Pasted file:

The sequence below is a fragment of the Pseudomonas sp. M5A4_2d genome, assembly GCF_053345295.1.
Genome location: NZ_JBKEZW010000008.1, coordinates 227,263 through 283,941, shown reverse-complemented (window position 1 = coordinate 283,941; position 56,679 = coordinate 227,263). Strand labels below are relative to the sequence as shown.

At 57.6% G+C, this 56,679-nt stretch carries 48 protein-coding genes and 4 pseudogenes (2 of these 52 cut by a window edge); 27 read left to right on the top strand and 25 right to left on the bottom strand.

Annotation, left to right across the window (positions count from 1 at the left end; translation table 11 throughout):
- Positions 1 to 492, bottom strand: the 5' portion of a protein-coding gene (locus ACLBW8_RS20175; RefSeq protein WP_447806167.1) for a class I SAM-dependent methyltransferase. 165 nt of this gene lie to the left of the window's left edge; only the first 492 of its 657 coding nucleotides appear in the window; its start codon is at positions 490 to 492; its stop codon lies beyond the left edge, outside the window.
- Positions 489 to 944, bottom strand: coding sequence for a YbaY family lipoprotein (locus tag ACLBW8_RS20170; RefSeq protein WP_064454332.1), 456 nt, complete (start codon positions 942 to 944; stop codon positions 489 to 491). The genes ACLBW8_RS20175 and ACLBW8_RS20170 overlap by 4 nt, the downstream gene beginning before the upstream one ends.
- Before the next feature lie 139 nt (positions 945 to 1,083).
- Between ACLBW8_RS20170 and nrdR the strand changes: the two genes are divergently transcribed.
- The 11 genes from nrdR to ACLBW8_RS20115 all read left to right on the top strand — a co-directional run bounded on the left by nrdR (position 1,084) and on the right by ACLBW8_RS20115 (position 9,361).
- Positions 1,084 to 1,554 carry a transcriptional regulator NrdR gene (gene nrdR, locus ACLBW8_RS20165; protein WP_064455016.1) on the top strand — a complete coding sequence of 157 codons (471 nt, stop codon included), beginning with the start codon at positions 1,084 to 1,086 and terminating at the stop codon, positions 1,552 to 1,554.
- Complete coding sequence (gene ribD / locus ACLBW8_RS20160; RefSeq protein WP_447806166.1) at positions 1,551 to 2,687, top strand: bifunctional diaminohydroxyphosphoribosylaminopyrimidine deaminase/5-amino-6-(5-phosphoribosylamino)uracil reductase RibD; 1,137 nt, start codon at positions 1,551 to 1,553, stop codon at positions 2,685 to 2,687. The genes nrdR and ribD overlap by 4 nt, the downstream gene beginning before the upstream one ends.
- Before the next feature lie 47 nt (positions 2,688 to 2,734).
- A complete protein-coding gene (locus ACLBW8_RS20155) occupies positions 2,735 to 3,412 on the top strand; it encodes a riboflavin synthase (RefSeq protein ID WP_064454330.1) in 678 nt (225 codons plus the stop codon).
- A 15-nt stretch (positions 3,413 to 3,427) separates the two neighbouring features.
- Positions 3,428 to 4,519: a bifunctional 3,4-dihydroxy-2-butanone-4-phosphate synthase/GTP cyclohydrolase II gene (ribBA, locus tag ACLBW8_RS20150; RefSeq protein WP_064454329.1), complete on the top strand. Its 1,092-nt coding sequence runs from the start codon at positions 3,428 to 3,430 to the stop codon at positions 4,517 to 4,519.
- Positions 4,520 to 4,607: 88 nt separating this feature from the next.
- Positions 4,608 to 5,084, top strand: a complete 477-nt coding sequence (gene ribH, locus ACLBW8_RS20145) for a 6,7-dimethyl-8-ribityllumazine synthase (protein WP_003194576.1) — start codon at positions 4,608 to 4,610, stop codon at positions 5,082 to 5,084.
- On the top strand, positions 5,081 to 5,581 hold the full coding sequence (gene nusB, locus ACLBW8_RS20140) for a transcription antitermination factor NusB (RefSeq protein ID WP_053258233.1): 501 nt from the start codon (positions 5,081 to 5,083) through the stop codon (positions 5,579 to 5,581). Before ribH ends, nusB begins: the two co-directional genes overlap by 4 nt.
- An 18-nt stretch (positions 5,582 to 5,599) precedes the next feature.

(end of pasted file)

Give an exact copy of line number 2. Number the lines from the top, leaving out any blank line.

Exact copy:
Genome location: NZ_JBKEZW010000008.1, coordinates 227,263 through 283,941, shown reverse-complemented (window position 1 = coordinate 283,941; position 56,679 = coordinate 227,263). Strand labels below are relative to the sequence as shown.